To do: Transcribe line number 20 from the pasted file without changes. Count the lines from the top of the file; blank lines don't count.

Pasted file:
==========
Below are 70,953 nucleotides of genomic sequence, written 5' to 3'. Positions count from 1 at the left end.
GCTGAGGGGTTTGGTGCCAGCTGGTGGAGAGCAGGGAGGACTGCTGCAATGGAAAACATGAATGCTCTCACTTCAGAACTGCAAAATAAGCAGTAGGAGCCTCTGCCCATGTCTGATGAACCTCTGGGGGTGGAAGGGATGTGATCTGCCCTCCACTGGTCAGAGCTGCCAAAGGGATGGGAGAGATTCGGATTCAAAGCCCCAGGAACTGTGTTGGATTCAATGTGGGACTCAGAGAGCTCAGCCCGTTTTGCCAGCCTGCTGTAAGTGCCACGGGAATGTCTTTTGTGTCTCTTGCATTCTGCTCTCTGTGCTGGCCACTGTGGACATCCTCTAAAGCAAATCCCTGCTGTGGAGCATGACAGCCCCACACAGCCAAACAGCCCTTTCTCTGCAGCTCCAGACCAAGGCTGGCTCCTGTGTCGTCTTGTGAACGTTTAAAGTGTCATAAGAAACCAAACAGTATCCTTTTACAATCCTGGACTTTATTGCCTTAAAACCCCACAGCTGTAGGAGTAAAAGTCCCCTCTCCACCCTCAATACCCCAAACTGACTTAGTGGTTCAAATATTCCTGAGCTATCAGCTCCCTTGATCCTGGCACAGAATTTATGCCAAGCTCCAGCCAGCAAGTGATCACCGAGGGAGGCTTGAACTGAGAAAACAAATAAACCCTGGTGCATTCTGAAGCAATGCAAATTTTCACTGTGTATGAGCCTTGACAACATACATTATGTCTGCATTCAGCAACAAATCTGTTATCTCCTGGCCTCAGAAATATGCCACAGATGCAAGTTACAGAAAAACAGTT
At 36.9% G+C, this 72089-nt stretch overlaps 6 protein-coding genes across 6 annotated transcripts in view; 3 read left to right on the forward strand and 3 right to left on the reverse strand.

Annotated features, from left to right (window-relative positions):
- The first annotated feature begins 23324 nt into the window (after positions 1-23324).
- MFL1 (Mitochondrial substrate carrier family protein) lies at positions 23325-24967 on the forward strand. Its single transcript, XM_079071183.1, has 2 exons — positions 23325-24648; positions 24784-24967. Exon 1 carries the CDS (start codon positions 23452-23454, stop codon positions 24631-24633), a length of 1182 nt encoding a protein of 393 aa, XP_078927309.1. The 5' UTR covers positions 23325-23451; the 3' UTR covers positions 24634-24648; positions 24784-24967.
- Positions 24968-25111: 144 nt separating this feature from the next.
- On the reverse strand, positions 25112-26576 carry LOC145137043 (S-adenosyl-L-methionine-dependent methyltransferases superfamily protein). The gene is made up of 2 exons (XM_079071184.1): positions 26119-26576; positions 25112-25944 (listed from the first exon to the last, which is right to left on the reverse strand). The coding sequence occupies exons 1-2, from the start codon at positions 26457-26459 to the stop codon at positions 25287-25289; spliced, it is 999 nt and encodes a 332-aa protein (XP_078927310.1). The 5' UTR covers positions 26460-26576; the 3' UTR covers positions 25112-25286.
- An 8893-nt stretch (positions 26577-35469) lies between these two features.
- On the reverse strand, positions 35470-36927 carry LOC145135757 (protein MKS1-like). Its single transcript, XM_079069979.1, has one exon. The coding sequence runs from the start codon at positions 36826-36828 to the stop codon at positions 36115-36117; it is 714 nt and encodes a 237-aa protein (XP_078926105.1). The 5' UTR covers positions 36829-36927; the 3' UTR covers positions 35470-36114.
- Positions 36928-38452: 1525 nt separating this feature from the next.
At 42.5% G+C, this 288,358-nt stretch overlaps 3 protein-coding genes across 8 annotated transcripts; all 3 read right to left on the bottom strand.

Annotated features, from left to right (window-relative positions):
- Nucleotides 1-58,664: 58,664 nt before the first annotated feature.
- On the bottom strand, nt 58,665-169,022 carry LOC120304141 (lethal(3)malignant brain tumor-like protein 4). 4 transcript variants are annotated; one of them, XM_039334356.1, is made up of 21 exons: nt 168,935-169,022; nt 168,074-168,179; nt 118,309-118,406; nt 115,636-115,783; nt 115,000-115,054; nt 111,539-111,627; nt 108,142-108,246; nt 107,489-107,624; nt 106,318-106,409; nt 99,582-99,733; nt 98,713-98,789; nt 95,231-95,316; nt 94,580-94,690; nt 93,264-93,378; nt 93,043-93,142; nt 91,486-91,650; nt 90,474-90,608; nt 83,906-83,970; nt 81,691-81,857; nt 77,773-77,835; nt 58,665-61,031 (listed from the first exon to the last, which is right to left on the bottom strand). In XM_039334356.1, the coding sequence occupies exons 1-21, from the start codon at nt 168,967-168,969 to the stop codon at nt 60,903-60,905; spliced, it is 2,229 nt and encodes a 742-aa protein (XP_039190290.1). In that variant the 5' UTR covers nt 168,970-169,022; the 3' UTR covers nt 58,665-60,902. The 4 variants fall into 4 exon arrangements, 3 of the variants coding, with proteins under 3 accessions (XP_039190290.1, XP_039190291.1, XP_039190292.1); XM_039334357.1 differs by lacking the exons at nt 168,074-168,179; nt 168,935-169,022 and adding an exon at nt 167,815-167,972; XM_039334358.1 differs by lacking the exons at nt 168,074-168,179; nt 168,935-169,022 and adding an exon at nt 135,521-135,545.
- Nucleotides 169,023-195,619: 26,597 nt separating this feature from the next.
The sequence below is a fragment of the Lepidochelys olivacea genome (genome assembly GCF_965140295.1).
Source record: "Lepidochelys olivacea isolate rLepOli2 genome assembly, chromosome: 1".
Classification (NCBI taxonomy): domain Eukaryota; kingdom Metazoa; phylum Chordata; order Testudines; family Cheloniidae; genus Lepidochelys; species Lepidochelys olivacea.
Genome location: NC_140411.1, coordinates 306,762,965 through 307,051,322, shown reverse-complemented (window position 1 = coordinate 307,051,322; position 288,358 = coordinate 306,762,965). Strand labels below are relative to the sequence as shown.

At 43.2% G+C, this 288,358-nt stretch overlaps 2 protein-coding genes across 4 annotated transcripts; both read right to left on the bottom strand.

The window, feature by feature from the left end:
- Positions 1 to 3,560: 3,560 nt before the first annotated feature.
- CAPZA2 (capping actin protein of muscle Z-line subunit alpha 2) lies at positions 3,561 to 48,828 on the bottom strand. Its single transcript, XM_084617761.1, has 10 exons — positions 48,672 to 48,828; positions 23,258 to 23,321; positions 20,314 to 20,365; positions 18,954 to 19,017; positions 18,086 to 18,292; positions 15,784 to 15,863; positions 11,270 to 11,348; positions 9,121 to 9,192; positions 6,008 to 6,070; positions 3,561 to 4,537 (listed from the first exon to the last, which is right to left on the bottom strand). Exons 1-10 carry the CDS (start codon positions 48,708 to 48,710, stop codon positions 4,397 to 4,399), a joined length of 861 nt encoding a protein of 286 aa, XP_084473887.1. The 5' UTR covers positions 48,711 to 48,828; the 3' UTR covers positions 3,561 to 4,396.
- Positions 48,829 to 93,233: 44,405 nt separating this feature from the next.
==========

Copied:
Genome location: NC_140411.1, coordinates 306,762,965 through 307,051,322, shown reverse-complemented (window position 1 = coordinate 307,051,322; position 288,358 = coordinate 306,762,965). Strand labels below are relative to the sequence as shown.